Wednesday Poem: Wallace Stevens, The Snow Man

The Snow Man 

One must have a mind of winter
To regard the frost and the boughs
Of the pine-trees crusted with snow;

And have been cold a long time
To behold the junipers shagged with ice,
The spruces rough in the distant glitter

Of the January sun; and not to think
Of any misery in the sound of the wind,
In the sound of a few leaves,

Which is the sound of the land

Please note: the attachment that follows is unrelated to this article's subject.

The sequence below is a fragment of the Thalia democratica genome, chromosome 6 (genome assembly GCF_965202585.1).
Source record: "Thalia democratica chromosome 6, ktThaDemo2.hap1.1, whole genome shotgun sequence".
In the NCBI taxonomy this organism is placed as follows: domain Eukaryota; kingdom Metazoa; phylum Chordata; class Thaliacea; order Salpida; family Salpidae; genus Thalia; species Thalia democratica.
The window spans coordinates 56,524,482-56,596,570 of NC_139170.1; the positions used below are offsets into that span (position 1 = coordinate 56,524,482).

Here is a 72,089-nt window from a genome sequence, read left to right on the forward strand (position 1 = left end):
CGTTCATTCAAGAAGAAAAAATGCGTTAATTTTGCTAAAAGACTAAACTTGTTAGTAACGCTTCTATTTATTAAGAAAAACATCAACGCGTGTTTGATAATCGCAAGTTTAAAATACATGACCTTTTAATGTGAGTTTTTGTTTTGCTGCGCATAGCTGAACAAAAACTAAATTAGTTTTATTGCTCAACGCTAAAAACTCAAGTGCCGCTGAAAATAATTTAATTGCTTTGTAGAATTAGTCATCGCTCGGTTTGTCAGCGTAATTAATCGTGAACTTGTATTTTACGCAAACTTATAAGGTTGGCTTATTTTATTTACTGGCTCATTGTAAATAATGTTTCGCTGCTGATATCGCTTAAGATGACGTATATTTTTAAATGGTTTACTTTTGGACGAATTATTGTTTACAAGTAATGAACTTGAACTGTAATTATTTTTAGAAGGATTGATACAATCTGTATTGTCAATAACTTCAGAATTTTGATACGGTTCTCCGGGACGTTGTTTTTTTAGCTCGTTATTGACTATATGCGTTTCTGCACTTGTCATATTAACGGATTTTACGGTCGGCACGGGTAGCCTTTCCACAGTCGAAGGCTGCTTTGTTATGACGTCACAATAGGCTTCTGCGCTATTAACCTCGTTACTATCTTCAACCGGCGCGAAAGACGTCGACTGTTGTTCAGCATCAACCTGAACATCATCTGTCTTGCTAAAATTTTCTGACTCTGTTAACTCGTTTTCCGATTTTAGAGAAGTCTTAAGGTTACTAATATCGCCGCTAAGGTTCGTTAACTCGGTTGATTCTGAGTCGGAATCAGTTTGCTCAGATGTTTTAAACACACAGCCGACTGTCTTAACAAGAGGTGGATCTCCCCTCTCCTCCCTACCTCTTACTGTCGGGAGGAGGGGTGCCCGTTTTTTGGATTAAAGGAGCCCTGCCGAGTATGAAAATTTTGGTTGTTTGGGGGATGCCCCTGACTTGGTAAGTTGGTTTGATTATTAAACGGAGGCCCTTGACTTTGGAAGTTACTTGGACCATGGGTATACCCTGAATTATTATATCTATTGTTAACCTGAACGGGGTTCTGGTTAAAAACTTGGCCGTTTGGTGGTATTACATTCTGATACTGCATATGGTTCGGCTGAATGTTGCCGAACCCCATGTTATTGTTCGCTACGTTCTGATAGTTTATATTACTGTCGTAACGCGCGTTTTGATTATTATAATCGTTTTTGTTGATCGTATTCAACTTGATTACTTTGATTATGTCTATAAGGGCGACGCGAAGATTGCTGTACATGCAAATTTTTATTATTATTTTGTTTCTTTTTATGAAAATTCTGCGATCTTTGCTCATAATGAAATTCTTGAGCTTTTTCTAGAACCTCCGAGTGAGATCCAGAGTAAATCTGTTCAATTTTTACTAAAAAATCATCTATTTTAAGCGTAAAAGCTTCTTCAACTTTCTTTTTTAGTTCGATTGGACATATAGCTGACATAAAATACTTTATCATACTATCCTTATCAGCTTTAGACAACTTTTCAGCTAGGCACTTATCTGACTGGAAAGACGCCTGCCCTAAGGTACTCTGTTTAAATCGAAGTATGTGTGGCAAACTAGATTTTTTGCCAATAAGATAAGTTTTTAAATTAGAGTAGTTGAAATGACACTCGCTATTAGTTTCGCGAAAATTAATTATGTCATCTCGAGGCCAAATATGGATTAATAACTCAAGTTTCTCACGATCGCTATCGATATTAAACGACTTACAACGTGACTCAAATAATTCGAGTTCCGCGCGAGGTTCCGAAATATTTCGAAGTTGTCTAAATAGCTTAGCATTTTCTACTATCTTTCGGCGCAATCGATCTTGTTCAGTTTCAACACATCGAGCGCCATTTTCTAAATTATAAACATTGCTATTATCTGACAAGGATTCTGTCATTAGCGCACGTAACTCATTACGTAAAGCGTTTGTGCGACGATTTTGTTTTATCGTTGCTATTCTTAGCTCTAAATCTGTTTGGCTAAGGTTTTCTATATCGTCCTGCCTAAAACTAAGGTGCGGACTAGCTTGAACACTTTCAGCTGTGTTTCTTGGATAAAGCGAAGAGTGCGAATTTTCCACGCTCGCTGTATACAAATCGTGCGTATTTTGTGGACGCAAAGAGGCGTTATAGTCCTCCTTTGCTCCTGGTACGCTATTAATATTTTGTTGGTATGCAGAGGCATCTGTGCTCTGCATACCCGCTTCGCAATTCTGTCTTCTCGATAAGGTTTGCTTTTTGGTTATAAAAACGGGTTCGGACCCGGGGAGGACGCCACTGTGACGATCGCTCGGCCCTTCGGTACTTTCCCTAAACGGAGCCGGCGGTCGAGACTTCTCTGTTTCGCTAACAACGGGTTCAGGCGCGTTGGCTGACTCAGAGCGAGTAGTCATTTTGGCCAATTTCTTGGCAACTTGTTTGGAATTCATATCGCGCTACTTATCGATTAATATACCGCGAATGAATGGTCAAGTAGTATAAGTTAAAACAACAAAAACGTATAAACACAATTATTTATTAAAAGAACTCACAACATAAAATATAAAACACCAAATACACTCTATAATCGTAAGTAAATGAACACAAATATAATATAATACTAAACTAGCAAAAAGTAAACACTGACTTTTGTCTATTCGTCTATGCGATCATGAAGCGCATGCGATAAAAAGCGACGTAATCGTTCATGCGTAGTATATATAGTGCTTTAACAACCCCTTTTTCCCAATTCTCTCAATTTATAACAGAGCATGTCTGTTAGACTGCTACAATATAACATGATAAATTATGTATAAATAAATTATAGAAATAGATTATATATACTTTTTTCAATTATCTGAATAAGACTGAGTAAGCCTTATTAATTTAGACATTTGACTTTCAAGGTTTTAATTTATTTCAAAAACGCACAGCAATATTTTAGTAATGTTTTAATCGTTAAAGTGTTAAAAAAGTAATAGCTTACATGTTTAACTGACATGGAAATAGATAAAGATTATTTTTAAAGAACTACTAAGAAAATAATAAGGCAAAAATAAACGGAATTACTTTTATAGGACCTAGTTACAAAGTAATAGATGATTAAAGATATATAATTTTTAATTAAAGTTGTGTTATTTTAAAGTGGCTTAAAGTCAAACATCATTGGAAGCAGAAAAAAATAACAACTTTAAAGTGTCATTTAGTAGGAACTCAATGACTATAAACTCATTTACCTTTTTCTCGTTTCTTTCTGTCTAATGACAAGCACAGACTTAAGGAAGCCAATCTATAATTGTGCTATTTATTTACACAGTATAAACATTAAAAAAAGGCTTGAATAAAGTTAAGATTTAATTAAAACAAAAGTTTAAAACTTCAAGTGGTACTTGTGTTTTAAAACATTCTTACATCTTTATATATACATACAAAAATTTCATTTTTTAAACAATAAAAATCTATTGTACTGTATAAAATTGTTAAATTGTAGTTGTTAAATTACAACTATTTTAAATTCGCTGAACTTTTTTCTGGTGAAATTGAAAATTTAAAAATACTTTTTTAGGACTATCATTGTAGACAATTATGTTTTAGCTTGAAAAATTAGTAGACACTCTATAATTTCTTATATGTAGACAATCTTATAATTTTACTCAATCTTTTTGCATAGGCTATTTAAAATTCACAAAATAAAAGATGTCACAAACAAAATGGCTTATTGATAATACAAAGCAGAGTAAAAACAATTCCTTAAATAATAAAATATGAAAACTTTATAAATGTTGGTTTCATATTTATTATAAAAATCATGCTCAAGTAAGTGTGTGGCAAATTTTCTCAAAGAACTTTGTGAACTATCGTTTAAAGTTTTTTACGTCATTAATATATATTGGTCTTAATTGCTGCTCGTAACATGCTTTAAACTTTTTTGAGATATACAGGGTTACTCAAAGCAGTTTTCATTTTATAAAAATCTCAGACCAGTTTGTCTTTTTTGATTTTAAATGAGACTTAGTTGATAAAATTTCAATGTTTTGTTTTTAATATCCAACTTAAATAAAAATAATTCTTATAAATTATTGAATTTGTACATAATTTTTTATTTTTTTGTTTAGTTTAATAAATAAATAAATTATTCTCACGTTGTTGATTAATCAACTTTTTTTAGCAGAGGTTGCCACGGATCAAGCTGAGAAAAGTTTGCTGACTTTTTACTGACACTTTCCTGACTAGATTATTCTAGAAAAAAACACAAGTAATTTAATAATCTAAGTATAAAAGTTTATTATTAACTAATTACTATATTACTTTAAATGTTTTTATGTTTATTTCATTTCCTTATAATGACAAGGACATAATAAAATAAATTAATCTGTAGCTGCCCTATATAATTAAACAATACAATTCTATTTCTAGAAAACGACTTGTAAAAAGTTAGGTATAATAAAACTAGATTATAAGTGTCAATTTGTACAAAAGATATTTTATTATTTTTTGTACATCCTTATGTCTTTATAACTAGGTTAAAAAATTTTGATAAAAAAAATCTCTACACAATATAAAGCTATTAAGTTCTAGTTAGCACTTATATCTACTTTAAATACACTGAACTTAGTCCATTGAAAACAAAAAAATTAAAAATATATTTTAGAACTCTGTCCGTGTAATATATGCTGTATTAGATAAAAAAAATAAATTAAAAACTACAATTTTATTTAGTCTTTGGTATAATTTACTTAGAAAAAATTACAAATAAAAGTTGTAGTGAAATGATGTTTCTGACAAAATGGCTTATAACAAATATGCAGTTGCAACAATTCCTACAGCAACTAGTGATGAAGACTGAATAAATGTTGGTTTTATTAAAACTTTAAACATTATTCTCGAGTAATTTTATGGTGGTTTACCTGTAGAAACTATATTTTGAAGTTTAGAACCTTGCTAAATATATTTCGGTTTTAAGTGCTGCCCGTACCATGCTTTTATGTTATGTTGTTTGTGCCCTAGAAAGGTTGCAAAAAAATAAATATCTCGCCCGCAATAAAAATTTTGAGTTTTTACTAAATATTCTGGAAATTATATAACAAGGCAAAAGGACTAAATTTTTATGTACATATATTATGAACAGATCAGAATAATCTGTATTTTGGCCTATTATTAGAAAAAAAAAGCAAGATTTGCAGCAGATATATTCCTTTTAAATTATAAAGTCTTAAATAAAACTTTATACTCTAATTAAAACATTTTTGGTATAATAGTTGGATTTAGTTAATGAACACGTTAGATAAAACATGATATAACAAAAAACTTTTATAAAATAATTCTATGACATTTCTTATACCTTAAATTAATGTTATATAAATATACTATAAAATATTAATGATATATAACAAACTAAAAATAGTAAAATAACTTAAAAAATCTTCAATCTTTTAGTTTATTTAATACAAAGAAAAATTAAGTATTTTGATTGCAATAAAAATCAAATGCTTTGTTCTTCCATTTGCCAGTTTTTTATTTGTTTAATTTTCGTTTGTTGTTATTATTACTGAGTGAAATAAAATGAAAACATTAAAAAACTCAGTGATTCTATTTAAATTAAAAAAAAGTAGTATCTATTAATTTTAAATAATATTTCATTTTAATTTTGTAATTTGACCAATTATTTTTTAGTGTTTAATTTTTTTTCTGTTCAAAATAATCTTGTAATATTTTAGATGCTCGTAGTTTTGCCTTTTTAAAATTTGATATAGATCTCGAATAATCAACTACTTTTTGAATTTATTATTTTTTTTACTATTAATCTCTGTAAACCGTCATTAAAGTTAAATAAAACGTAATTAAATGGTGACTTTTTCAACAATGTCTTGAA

Full of the same wind
That is blowing in the same bare place

 For the listener, who listens in the snow,
And, nothing himself, beholds
Nothing that is not there and the nothing that is.

 –Wallace Stevens

I think this is one of the better poems in the English language.  At first look, I see at least Shakespeare and Emerson.

It is one thing to have such thoughts, and quite another to turn them into objects of beauty, a world of artifice and depth.   

Add to Technorati Favorites

Leave a Reply